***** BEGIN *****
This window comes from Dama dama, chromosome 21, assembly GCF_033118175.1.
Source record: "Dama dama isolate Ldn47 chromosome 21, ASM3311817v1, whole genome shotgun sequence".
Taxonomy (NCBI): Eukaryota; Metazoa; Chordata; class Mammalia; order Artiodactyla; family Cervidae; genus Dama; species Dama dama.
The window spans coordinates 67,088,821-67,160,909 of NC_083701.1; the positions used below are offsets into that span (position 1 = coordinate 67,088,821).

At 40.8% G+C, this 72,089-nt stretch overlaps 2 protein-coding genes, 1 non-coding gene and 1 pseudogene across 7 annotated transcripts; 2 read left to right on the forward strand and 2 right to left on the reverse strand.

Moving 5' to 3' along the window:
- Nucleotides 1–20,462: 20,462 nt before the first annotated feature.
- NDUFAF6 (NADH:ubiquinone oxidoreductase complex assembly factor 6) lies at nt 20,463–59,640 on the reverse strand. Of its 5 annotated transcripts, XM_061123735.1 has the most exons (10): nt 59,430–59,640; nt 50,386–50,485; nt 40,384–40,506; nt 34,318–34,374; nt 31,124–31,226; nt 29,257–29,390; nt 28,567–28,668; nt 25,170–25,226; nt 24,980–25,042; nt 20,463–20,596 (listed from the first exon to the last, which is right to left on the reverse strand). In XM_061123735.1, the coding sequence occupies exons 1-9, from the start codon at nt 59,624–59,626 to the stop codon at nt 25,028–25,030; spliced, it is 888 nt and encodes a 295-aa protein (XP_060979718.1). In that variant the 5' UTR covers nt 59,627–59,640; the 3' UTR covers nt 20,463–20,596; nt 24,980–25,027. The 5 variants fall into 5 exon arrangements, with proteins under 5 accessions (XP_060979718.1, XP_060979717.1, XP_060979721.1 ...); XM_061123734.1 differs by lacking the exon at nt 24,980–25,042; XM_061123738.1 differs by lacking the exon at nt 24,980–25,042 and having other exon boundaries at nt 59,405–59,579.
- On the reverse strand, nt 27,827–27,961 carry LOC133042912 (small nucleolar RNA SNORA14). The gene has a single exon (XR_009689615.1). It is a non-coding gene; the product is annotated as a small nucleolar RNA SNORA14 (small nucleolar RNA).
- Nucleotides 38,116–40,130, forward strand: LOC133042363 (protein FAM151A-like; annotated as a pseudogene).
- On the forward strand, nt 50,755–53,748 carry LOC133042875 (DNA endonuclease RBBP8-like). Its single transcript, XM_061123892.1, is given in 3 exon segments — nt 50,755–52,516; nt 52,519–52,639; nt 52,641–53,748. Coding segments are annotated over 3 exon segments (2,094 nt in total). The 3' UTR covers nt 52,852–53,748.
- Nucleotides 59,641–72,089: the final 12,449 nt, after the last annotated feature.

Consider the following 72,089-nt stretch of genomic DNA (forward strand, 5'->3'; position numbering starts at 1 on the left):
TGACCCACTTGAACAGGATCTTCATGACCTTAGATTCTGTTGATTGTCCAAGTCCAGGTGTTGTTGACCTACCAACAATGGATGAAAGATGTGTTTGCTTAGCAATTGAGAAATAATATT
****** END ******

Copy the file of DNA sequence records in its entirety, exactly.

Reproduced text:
This window comes from Dama dama, chromosome 21, assembly GCF_033118175.1.
Source record: "Dama dama isolate Ldn47 chromosome 21, ASM3311817v1, whole genome shotgun sequence".
Taxonomy (NCBI): Eukaryota; Metazoa; Chordata; class Mammalia; order Artiodactyla; family Cervidae; genus Dama; species Dama dama.
The window spans coordinates 67,088,821-67,160,909 of NC_083701.1; the positions used below are offsets into that span (position 1 = coordinate 67,088,821).

At 40.8% G+C, this 72,089-nt stretch overlaps 2 protein-coding genes, 1 non-coding gene and 1 pseudogene across 7 annotated transcripts; 2 read left to right on the forward strand and 2 right to left on the reverse strand.

Moving 5' to 3' along the window:
- Nucleotides 1–20,462: 20,462 nt before the first annotated feature.
- NDUFAF6 (NADH:ubiquinone oxidoreductase complex assembly factor 6) lies at nt 20,463–59,640 on the reverse strand. Of its 5 annotated transcripts, XM_061123735.1 has the most exons (10): nt 59,430–59,640; nt 50,386–50,485; nt 40,384–40,506; nt 34,318–34,374; nt 31,124–31,226; nt 29,257–29,390; nt 28,567–28,668; nt 25,170–25,226; nt 24,980–25,042; nt 20,463–20,596 (listed from the first exon to the last, which is right to left on the reverse strand). In XM_061123735.1, the coding sequence occupies exons 1-9, from the start codon at nt 59,624–59,626 to the stop codon at nt 25,028–25,030; spliced, it is 888 nt and encodes a 295-aa protein (XP_060979718.1). In that variant the 5' UTR covers nt 59,627–59,640; the 3' UTR covers nt 20,463–20,596; nt 24,980–25,027. The 5 variants fall into 5 exon arrangements, with proteins under 5 accessions (XP_060979718.1, XP_060979717.1, XP_060979721.1 ...); XM_061123734.1 differs by lacking the exon at nt 24,980–25,042; XM_061123738.1 differs by lacking the exon at nt 24,980–25,042 and having other exon boundaries at nt 59,405–59,579.
- On the reverse strand, nt 27,827–27,961 carry LOC133042912 (small nucleolar RNA SNORA14). The gene has a single exon (XR_009689615.1). It is a non-coding gene; the product is annotated as a small nucleolar RNA SNORA14 (small nucleolar RNA).
- Nucleotides 38,116–40,130, forward strand: LOC133042363 (protein FAM151A-like; annotated as a pseudogene).
- On the forward strand, nt 50,755–53,748 carry LOC133042875 (DNA endonuclease RBBP8-like). Its single transcript, XM_061123892.1, is given in 3 exon segments — nt 50,755–52,516; nt 52,519–52,639; nt 52,641–53,748. Coding segments are annotated over 3 exon segments (2,094 nt in total). The 3' UTR covers nt 52,852–53,748.
- Nucleotides 59,641–72,089: the final 12,449 nt, after the last annotated feature.

Consider the following 72,089-nt stretch of genomic DNA (forward strand, 5'->3'; position numbering starts at 1 on the left):
TGACCCACTTGAACAGGATCTTCATGACCTTAGATTCTGTTGATTGTCCAAGTCCAGGTGTTGTTGACCTACCAACAATGGATGAAAGATGTGTTTGCTTAGCAATTGAGAAATAATATT